Columbus Day is reaching its end as it’s steadily being replaced by Indigenous People’s Day. This seems more than ideal. Why should Columbus and the “discovery” of America be commemorated? If we dig into history and recent findings related to the discovery of the Americas, there are many reasons which demonstrate why this holiday doesn’t represent much.
So far, archeology has proven than Columbus was not the first European to set foot in the new world. This sort of misses the point of claiming its “discovery.” Almost half a millennium before him, a Viking, known as Leif Eriksson, settled in North America. Recent discoveries have led to a site in the island of Newfoundland in the Canadian providence of Newfoundland and Labrador called L’Anse aux Meadows. The site gives important evidence of the Viking influence on the land and of their own relationships with the natives.
Before long, the Vikings were gone, thought to be driven by conflict with the natives. What came next is the most worrisome part of history. Columbus may not have been the first to arrive to the Americas, but by the extension of the word he did “discover” it— bringing awareness to the territory and its riches. Soon, eager Europeans began colonizing and settling their imperialistic way of thought, by claiming the people and the land as if their own.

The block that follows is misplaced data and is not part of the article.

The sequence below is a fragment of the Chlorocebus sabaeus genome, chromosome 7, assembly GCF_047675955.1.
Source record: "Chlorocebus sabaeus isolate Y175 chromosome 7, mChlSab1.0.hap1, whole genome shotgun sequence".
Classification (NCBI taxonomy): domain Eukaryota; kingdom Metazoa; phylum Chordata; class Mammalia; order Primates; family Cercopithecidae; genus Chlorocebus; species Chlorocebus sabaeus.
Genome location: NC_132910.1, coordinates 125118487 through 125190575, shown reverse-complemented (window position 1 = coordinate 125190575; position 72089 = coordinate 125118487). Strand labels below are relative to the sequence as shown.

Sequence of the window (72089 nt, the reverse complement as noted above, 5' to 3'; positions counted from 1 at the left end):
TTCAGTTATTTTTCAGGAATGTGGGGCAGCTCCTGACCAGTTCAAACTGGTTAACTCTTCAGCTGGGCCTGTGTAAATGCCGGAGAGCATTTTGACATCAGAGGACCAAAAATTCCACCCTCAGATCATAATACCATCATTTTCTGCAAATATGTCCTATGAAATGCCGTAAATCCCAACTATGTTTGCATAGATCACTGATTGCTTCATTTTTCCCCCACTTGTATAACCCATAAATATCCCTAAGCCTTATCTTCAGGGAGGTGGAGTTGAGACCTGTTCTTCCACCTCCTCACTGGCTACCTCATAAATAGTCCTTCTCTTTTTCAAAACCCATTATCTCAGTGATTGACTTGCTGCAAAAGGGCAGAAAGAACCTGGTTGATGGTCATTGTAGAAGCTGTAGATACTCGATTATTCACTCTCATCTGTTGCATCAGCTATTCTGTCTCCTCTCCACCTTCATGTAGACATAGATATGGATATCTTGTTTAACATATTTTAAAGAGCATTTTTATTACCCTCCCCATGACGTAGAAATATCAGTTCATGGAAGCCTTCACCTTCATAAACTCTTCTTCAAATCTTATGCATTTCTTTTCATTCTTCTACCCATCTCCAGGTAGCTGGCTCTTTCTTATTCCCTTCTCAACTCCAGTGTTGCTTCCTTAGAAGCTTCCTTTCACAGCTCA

Columbus and his discovery brought an immense amount of violence and murder. Rapidly, the identity and harmony which the indigenous people of the land lived by, was stolen. They were silenced and striped of their riches—their freedom and peace.
Why, then, should this sort of brutality be celebrated? Well, here is when different states begin to step in and deny such a celebration, incorporating Indigenous People’s Day. Since 1989 states began to embrace this new holiday, fighting against a long history of discrimination. The indigenous people, who honored the land and the animals they shared it with, who suffered and some who were left with no descendants, should be remembered.
Unconsciously, each day, we go about our day on what was once Native American soil. Our constrained land by roads and buildings were once free and in harmony. Today, there are few remains in our society which we can link to the past.
In Madison, we can still hike through Oak Savannas or have a picnic besides a mighty thunderbird rooted in the ground as a mound. However, not much is left. Their culture, once powerful, rich and colorful is now fading away. This is what we must commemorated, their culture and sorrow—not those who brought it in the first place.